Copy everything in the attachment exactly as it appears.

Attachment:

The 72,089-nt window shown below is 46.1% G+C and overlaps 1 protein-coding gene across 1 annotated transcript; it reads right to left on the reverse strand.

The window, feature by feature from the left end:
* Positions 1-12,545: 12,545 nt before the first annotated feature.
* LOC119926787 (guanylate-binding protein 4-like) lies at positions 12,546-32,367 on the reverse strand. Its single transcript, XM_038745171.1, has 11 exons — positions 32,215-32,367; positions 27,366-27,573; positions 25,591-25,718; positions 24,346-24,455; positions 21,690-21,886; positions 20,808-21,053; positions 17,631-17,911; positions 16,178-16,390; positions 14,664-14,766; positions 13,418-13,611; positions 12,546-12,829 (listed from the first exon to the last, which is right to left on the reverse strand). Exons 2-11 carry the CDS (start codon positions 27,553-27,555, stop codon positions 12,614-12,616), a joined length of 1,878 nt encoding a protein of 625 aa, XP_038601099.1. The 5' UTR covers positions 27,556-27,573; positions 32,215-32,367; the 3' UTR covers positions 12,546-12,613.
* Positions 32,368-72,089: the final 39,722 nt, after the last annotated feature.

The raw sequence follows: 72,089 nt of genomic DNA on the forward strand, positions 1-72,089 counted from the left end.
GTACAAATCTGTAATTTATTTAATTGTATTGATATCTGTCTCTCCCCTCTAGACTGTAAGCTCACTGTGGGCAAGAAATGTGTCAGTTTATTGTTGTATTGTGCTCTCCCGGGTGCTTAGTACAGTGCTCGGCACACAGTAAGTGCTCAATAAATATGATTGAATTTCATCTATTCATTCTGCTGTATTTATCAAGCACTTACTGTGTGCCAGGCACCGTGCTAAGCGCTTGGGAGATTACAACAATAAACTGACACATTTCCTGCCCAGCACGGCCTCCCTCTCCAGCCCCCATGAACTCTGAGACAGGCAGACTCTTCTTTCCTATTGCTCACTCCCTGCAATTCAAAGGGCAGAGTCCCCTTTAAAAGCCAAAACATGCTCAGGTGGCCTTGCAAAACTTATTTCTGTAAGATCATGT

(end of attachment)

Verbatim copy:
The 72,089-nt window shown below is 46.1% G+C and overlaps 1 protein-coding gene across 1 annotated transcript; it reads right to left on the reverse strand.

The window, feature by feature from the left end:
* Positions 1-12,545: 12,545 nt before the first annotated feature.
* LOC119926787 (guanylate-binding protein 4-like) lies at positions 12,546-32,367 on the reverse strand. Its single transcript, XM_038745171.1, has 11 exons — positions 32,215-32,367; positions 27,366-27,573; positions 25,591-25,718; positions 24,346-24,455; positions 21,690-21,886; positions 20,808-21,053; positions 17,631-17,911; positions 16,178-16,390; positions 14,664-14,766; positions 13,418-13,611; positions 12,546-12,829 (listed from the first exon to the last, which is right to left on the reverse strand). Exons 2-11 carry the CDS (start codon positions 27,553-27,555, stop codon positions 12,614-12,616), a joined length of 1,878 nt encoding a protein of 625 aa, XP_038601099.1. The 5' UTR covers positions 27,556-27,573; positions 32,215-32,367; the 3' UTR covers positions 12,546-12,613.
* Positions 32,368-72,089: the final 39,722 nt, after the last annotated feature.

The raw sequence follows: 72,089 nt of genomic DNA on the forward strand, positions 1-72,089 counted from the left end.
GTACAAATCTGTAATTTATTTAATTGTATTGATATCTGTCTCTCCCCTCTAGACTGTAAGCTCACTGTGGGCAAGAAATGTGTCAGTTTATTGTTGTATTGTGCTCTCCCGGGTGCTTAGTACAGTGCTCGGCACACAGTAAGTGCTCAATAAATATGATTGAATTTCATCTATTCATTCTGCTGTATTTATCAAGCACTTACTGTGTGCCAGGCACCGTGCTAAGCGCTTGGGAGATTACAACAATAAACTGACACATTTCCTGCCCAGCACGGCCTCCCTCTCCAGCCCCCATGAACTCTGAGACAGGCAGACTCTTCTTTCCTATTGCTCACTCCCTGCAATTCAAAGGGCAGAGTCCCCTTTAAAAGCCAAAACATGCTCAGGTGGCCTTGCAAAACTTATTTCTGTAAGATCATGT